In the course of my work, I’ve made a number of small mistakes on social media (haven’t we all?). Looking back, I probably could have prevented most of them with a bit more foresight. In any case, at least I’ve been able to learn something about the inner workings of the social media world. Here are some of the lessons I’ve learned along the way so maybe you won’t have to repeat my faux pas.
1. Attract the right people
This is the key to creating a high-quality network. Your success on a social network primarily depends on the relationships which you build: on the people with whom you choose to be friends and on the things which you do there. People tend to forgetthat just like in our daily lives, also in the virtual world, the people you are friends with and how you interact with them is what truly matters.
You probably are acquainted with any number of social media junkies who follow and respond to everyone on Facebook. Being a social media junkie is a mistake. There is no value in following, responding and adding “likes” without making a distinction between them. It is better to be in touch only with people who have meaning for you. By doing so, you will enhance your relationship with your followers. There is no point in increasing the number of followers you have, just for the sake of having more friends. It’s meaningless.
In addition, only respond to posts which interest you. Talking aboutthings which do not really interest you, for the sake of populism, or in order to increase the number of followers you have, will lead you astray. Let your true me shine, and in this way, the “right” people, the ones truly interested in what you have to say, will follow you.
2. Aspire to hold meaningful conversations
Attimes, because we are so busy trying to figure out what works and what doesn’t work on social networks, we forgetthe true purpose of it all. Social networks are intended to create relationships between people, and to allow people to interact with one another, despite geographical distances.
Thanks to Facebook, scientists from NASA, engineers, actors and artists – everybody can talk to one another. Just imagine yourselves at a global conference, attended by the most interesting people in the world and where you have the opportunity to sit down with everybody, face to face.
Social networks allow us to do precisely this. We can talk with people who genuinely interest us and inspire us. If you like the online advertising industry, then you can find other people in the industry and follow them and talk to them. You can ask them a question about a recent blog post or you can challenge them to a professional debate. And when you’re talking with experts in a particular field, and they answer you, then you are, in a certain sense, positioning yourself in their league.
Obviously, ittakes time to feel comfortable doing this but it is definitely a question of how you want to position yourself professionally.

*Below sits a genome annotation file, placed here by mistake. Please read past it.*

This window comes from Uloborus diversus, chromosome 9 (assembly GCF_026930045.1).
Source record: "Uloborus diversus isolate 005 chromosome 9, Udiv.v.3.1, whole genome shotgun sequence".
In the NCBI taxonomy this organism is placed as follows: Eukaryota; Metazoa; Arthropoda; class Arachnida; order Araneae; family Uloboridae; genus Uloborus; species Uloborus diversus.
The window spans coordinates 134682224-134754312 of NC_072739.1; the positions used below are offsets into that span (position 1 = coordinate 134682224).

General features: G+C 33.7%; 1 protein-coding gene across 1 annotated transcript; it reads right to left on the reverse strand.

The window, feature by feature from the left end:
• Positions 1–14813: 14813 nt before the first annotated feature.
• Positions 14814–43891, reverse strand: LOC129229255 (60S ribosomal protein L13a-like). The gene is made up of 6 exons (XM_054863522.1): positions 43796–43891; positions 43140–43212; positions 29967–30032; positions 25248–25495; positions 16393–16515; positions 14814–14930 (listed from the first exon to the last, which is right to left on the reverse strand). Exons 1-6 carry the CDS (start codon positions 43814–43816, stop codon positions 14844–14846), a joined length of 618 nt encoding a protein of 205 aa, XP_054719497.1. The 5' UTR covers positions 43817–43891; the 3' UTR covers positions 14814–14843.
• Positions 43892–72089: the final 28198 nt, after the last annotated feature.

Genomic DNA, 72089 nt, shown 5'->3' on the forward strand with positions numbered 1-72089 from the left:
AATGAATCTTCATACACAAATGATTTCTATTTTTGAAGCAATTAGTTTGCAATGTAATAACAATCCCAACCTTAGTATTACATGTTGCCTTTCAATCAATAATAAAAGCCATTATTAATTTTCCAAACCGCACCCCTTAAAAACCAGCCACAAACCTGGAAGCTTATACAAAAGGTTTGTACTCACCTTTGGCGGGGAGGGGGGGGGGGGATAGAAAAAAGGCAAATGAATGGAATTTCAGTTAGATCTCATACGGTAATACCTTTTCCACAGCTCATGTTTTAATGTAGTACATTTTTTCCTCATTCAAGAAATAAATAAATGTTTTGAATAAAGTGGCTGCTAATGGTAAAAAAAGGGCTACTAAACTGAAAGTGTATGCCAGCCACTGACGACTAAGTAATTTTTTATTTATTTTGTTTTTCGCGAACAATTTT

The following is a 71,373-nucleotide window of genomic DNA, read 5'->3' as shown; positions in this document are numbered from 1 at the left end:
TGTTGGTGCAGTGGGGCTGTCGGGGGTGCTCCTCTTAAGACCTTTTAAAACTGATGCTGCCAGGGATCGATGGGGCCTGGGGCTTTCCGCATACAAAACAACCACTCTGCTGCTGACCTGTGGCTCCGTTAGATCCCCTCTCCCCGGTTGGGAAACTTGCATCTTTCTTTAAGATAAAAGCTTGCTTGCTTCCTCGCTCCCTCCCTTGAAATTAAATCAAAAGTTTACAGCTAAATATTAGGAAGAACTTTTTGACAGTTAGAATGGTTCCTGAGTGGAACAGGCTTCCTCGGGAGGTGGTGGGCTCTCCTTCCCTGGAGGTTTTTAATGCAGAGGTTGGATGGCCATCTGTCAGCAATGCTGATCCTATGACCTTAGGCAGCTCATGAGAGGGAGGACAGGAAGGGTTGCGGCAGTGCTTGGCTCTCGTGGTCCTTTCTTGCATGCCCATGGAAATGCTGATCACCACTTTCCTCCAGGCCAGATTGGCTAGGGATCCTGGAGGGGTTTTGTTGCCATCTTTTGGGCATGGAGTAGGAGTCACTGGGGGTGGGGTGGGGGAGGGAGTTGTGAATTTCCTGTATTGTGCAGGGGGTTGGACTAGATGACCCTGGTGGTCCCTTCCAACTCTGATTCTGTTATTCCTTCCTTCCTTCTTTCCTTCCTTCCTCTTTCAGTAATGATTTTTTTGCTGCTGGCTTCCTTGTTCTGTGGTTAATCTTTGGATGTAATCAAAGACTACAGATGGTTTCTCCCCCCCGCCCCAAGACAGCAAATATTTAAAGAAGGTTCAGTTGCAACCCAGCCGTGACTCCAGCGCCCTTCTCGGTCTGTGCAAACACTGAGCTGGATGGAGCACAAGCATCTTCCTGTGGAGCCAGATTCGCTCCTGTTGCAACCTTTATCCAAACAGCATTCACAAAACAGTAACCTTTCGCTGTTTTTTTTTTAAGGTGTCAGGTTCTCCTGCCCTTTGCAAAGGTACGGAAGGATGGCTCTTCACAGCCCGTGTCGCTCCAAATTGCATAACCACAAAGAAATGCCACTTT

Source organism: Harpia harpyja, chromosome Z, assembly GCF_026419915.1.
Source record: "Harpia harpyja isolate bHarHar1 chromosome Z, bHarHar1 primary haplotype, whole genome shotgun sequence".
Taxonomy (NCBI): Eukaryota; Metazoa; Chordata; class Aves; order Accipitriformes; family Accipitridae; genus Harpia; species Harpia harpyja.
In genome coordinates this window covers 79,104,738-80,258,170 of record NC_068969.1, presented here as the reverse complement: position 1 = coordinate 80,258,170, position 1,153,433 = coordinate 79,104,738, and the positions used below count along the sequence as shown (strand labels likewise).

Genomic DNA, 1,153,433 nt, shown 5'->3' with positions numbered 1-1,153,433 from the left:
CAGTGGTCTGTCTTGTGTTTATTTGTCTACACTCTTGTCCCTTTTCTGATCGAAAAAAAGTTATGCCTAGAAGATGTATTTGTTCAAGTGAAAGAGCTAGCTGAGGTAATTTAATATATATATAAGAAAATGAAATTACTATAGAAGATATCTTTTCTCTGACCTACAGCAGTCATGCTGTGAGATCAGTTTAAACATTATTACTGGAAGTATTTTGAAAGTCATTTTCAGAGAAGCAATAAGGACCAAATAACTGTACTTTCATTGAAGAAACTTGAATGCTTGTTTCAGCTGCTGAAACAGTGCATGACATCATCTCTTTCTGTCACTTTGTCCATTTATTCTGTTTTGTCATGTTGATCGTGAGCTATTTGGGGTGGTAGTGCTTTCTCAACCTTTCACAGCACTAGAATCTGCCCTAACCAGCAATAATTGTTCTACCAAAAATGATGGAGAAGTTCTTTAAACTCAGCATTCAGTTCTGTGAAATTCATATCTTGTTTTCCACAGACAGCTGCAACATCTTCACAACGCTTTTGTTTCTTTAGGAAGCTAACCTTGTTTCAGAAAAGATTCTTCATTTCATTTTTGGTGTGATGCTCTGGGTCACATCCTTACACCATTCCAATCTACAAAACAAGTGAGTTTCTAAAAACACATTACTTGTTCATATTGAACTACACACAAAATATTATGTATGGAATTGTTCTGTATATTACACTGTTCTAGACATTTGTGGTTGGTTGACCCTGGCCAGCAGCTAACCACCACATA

3. Create true value for your friends or they will ignore you
In my opinion, this rule is basic. Everybody has something they truly love or are genuinely good at – their passion. Attimes, this might be more than one area. These are the things you can talk about for hours and hours on end, without stopping and without getting bored. Find your passion, and share it with your friends.
Why? Because there is no way more wonderful than this to become an expert in something, anything – photography, drawing, cinema … It might perhaps even be the silliestthing of all. Experts can all tell a whole load of stories, some of them silly and trivial, others less so: advice and tips, mistakes they’ve made; and so on and so forth (like this post). By sharing stories, you’re giving your friends something in return for their friendship. Once they perceive the value in being friends with you, this will make all the difference.
4. Maintain transparency and originality – create true relationships
We all have something special in us, something that we can use to help others: our expertise. However, you have to be careful –everyone today is spreading information, all the time. As a result, audiences have learned to separate out the experts from the wannabes. If it looks like you are trying too hard to impress others or that you don’t really understand the field in which you are presenting yourself as an expert, the fraud will eventually be exposed and your online image will be ruined.
And so, my personal philosophy goes as follows: be original and be genuine. Respond politely to people who hold discussions with you or who argue with your theories – these are the people who will stay in touch with you for the long term, as opposed to those who are merely adding a “like” to your posts without expressing any genuine interest in them. In addition, don’t forgetthat being transparent and being honest is not easy – it means that you need to admit your mistakes.
However, over time, being transparent and honest will create genuine and true relationships between you and the people following you. The most importantthing in the world of social networks is not concepts like going viral, exposure or “likes”. At the end of the day, only one thing really matters – relationships.